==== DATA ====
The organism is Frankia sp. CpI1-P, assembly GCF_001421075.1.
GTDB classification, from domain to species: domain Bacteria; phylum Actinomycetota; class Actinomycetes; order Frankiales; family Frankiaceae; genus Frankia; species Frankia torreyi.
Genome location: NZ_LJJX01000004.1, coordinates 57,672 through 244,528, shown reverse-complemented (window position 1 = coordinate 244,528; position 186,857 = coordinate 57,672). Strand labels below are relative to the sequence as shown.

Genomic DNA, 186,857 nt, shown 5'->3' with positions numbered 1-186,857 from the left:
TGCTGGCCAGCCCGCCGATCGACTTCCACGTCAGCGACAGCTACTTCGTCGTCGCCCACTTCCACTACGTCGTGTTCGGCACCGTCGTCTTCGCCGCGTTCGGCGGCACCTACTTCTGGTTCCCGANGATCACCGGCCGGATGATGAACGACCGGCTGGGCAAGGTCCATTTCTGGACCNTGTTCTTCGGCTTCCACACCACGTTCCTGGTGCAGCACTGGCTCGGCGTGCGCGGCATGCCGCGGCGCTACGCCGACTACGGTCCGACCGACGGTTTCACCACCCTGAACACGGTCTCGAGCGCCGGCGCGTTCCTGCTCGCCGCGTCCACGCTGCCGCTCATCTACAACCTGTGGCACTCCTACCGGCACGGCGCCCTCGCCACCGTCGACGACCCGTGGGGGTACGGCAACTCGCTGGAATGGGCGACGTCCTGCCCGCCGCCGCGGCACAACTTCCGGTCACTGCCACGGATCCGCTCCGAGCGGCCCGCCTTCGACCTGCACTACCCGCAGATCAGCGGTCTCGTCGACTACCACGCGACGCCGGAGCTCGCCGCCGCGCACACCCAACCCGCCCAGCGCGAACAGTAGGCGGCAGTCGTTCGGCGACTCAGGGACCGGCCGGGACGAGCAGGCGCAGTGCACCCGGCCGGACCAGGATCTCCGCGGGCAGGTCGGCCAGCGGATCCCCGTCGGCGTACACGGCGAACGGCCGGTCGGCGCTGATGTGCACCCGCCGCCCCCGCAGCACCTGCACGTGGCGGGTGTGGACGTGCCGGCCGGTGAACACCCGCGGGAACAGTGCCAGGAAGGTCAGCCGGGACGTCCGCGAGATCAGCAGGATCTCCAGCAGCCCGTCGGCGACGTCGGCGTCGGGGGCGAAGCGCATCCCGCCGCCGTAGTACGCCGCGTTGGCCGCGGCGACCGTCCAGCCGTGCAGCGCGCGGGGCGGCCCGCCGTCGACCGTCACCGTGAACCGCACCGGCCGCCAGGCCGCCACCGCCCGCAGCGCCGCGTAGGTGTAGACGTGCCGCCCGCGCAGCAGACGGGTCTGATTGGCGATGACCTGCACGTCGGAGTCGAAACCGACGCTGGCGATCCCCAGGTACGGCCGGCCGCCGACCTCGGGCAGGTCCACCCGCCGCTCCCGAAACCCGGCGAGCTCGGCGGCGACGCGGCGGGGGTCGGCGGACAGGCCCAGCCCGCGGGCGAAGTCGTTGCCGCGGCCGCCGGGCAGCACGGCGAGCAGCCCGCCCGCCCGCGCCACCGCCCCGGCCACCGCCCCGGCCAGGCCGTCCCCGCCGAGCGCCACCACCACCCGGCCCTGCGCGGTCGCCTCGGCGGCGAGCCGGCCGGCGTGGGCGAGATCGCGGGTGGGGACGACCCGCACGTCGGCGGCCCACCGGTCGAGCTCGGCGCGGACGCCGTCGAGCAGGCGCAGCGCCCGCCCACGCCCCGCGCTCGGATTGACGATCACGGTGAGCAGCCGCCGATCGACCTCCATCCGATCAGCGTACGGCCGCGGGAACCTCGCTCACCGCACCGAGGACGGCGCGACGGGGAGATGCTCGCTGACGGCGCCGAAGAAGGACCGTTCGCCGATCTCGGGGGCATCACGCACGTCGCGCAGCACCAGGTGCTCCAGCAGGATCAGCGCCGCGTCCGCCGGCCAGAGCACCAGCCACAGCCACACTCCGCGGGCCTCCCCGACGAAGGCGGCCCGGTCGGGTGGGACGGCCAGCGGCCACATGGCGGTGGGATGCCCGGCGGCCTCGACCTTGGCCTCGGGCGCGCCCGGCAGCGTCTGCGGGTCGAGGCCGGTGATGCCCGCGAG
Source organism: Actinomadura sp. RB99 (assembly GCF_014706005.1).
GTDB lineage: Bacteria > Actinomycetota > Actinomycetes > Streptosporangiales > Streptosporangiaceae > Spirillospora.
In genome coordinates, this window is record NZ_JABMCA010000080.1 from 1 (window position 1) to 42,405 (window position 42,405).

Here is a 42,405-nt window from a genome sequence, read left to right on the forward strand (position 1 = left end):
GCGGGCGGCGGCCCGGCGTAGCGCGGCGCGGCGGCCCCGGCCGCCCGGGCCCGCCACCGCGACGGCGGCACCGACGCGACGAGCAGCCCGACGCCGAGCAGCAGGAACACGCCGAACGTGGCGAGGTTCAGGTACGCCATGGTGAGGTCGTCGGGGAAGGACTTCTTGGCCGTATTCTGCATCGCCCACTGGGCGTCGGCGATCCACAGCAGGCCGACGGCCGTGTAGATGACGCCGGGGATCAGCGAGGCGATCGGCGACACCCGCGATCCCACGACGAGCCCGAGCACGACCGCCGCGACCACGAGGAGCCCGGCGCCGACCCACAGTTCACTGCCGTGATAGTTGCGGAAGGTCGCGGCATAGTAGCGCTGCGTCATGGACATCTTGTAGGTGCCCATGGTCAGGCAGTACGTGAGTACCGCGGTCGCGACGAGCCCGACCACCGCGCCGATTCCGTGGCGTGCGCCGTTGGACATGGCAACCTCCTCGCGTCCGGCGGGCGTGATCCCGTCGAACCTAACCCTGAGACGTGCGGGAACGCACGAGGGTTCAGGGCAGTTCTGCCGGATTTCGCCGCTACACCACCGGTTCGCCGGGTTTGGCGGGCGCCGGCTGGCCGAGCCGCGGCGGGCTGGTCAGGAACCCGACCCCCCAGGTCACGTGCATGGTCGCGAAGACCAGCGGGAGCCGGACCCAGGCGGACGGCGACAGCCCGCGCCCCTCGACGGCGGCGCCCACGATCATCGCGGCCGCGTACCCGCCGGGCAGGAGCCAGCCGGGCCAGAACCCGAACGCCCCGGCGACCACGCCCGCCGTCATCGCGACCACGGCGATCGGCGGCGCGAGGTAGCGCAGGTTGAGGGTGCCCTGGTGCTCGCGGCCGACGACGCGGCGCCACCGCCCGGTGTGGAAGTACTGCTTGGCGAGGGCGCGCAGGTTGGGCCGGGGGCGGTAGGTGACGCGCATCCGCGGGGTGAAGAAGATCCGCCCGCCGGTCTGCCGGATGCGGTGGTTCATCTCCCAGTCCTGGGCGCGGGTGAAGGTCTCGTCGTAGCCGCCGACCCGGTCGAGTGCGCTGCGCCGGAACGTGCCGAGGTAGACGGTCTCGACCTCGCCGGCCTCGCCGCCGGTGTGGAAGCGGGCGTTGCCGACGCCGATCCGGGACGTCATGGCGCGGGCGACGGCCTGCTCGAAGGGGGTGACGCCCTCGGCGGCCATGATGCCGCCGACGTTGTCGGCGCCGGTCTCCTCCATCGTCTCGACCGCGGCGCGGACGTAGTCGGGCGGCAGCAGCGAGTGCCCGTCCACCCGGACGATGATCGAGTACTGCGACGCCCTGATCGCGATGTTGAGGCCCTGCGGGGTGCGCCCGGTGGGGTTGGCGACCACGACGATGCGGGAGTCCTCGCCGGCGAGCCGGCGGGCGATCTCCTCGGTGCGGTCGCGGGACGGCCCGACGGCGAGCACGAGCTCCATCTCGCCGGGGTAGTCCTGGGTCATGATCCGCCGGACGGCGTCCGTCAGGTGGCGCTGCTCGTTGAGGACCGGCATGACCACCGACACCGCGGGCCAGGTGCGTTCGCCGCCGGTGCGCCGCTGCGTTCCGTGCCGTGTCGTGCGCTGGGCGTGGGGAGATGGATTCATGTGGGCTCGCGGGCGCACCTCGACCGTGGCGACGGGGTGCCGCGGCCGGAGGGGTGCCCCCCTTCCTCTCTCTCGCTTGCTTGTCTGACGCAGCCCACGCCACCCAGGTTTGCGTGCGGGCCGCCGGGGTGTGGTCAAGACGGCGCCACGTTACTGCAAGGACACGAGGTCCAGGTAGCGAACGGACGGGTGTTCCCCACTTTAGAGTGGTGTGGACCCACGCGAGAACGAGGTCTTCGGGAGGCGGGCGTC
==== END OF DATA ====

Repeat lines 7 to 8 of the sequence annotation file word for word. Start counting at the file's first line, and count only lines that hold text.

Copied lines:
GTDB lineage: Bacteria > Actinomycetota > Actinomycetes > Streptosporangiales > Streptosporangiaceae > Spirillospora.
In genome coordinates, this window is record NZ_JABMCA010000080.1 from 1 (window position 1) to 42,405 (window position 42,405).